Commentary: Dodgers channeling their inner Dave Roberts with aggressive NLCS baserunning

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Atlanta, GA - October 17: Los Angeles Dodgers' Mookie Betts, right, dives to steal second base.
Mookie Betts dives to steal second base as Atlanta Braves shortstop Dansby Swanson jumps to catch a throw during the seventh inning of Game 2 of the NLCS on Sunday. (Wally Skalij / Los Angeles Times)

Dave Roberts played 844 games in the major leagues. He is remembered for one game, and one play in that game.

That is not a knock on Roberts. That is a tribute to a signature accomplishment.

A stolen base.

For one night, at least, the Dodgers took on the identity of their manager.

The Dodgers stole four bases Sunday, more than they had stolen in any game this season. In the end, it did not matter. The clutch hitting was close to nonexistent, all but one of the thieving baserunners stranded. Roberts was left to explain a series of questionable pitching decisions — some his, some organizational — rather than bask in any strategic glow.

The Atlanta Braves hung another loss on the Dodgers, this time by a 5-4 score. The Braves lead the best-of-seven National League Championship Series, two games to none.

Roberts might have a hard time making a major league roster today. He was about stealing bases and hitting for contact, not about the power hitting and shame-free strikeouts that define the modern game.

In 2006, Roberts stole 49 bases and did not rank among the top five in the majors. No one in the majors stole 49 bases this season.

In this regular season, the Dodgers ranked 17th in stolen bases. Their stolen-base totals for the each of the first three months of the season, in order: 10, seven, seven.

In the first eight games of this postseason, they have stolen 11 bases. It is what a team with Mookie Betts and Trea Turner should do, but Roberts said he would not hesitate to send any player in the right situation, even if he might not have asked that player to steal in the same situation during the regular season.

“If the situation calls for it, it wouldn’t be crazy to see Corey Seager steal a base, absolutely,” Roberts said.

Seager did not steal a base Sunday. Neither did Turner, who went 0 for 5.

Betts stole two. Gavin Lux stole one. Chris Taylor stole one. No one was thrown out trying to steal.

“In the postseason where things are more magnified,” Roberts said, “you just can’t be afraid to fail. I just think that careful in the postseason doesn’t play.”

Better pitching means fewer chances to score, and that means every offensive opportunity is critical.

Playing for a single run can mean a sacrifice bunt, except most modern players do not bunt often or well enough to justify the risk in October.

If the Dodgers field a starting lineup that excludes Taylor, all the position players in that lineup would have delivered a grand total of zero sacrifice bunts this season.

Playing for a single run also can mean a stolen base.

“I can’t live in a world of, ‘If it works, it’s a great decision,’” Roberts said.

As any contemporary front office executive likes to recite: it’s about the process, not the results. But here’s the thing: the results are surprisingly good.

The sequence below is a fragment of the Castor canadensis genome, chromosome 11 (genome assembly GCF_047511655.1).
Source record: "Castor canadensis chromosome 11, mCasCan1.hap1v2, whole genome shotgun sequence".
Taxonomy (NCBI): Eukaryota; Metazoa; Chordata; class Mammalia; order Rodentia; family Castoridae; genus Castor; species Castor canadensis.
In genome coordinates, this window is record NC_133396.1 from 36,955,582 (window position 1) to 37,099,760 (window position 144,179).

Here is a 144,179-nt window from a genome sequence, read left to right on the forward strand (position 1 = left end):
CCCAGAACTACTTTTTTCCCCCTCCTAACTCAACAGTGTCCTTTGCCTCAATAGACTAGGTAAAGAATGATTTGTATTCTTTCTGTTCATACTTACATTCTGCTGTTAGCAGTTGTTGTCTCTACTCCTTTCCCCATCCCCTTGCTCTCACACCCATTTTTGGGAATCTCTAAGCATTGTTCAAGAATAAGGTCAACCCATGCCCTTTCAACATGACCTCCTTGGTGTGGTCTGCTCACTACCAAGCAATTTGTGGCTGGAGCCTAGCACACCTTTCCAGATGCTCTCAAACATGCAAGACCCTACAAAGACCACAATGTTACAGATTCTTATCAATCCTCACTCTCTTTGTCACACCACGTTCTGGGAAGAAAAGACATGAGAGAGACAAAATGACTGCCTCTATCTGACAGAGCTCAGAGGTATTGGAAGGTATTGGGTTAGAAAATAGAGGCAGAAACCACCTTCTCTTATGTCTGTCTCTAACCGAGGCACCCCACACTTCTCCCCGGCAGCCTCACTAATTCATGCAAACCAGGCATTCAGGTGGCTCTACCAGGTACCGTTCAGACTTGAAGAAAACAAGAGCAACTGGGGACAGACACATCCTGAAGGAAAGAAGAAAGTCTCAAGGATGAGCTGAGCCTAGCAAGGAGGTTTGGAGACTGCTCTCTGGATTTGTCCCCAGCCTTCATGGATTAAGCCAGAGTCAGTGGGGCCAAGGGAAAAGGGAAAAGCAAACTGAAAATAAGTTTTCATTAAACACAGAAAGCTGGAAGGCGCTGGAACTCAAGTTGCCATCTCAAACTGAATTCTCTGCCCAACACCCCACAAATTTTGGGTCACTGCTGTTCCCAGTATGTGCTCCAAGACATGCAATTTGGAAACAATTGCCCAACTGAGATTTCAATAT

With teams generally prioritizing pitch calling, pitch framing, pitch blocking and offense as desired skills for catchers, arm strength can be lacking.

The Dodgers have stolen 11 bases this postseason, with no one caught stealing. Among all postseason teams, runners have stolen 27 of 29 bases, a success rate of 93%.

Dave Roberts slides home to score the tying run against the New York Yankees in Game 4 of the 2004 ALCS.
Dave Roberts slides home to score the tying run against the New York Yankees in Game 4 of the 2004 ALCS. (Elise Amendola / Associated Press)

In this NLCS, the Dodgers’ problem has been getting runners home, not getting them on base. The Dodgers with runners in scoring position: one for 10 Sunday, two for 18 in the series.

Sunday marked the 17th anniversary of the great Roberts stolen base, the one that sparked the Boston Red Sox to a comeback from a 3-0 deficit in the American League Championship Series and, the following week, to their first World Series championship in 86 years.

The base itself is prominently preserved in a display case at Fenway Park.

Of course, Roberts did not score on his stolen base. If Bill Mueller does not drive in Roberts with a single, that stolen base is long forgotten.

On Sunday, the official Twitter account of Major League Baseball commemorated the anniversary of what it breathlessly called “the greatest comeback in baseball history” by hyping Roberts — oops, nope, by hyping David Ortiz.

Ortiz hit the walk-off home run in the 12th inning, but the game does not get to extra innings unless Roberts steals second base in the ninth inning, then scores the tying run.

All respect to Ortiz, but that game will forever be remembered as the Roberts game.

The difference between Roberts as a Boston immortal and Roberts as an answer at trivia night at “Cheers”: the Red Sox roared back to win the league championship series, then the World Series.

The Red Sox came back from a three-game deficit to win the league championship series. The Dodgers need only come back from a two-game deficit to win the league championship series.

That is about all that can pass for a positive Dodgers development. The Dodgers can run on the bases all they want, but the Braves are running away with the series.

This story originally appeared in Los Angeles Times.

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